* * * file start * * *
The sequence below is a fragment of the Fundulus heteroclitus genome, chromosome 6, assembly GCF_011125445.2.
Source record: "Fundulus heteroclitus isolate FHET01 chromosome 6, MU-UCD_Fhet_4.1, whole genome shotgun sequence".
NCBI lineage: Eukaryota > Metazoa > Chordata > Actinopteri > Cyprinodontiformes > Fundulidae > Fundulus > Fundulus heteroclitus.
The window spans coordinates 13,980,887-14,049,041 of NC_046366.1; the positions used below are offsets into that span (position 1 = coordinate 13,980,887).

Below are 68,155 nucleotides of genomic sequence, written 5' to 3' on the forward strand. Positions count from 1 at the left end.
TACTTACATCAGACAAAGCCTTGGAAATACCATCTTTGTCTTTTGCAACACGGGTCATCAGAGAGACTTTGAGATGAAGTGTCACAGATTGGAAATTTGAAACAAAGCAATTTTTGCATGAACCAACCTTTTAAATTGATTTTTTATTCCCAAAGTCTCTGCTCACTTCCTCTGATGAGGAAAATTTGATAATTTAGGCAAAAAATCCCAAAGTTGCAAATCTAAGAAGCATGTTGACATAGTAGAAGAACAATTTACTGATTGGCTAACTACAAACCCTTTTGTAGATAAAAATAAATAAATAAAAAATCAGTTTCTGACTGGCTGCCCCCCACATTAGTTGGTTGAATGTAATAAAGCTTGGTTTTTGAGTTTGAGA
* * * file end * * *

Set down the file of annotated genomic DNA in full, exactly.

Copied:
The sequence below is a fragment of the Fundulus heteroclitus genome, chromosome 6, assembly GCF_011125445.2.
Source record: "Fundulus heteroclitus isolate FHET01 chromosome 6, MU-UCD_Fhet_4.1, whole genome shotgun sequence".
NCBI lineage: Eukaryota > Metazoa > Chordata > Actinopteri > Cyprinodontiformes > Fundulidae > Fundulus > Fundulus heteroclitus.
The window spans coordinates 13,980,887-14,049,041 of NC_046366.1; the positions used below are offsets into that span (position 1 = coordinate 13,980,887).

Below are 68,155 nucleotides of genomic sequence, written 5' to 3' on the forward strand. Positions count from 1 at the left end.
TACTTACATCAGACAAAGCCTTGGAAATACCATCTTTGTCTTTTGCAACACGGGTCATCAGAGAGACTTTGAGATGAAGTGTCACAGATTGGAAATTTGAAACAAAGCAATTTTTGCATGAACCAACCTTTTAAATTGATTTTTTATTCCCAAAGTCTCTGCTCACTTCCTCTGATGAGGAAAATTTGATAATTTAGGCAAAAAATCCCAAAGTTGCAAATCTAAGAAGCATGTTGACATAGTAGAAGAACAATTTACTGATTGGCTAACTACAAACCCTTTTGTAGATAAAAATAAATAAATAAAAAATCAGTTTCTGACTGGCTGCCCCCCACATTAGTTGGTTGAATGTAATAAAGCTTGGTTTTTGAGTTTGAGA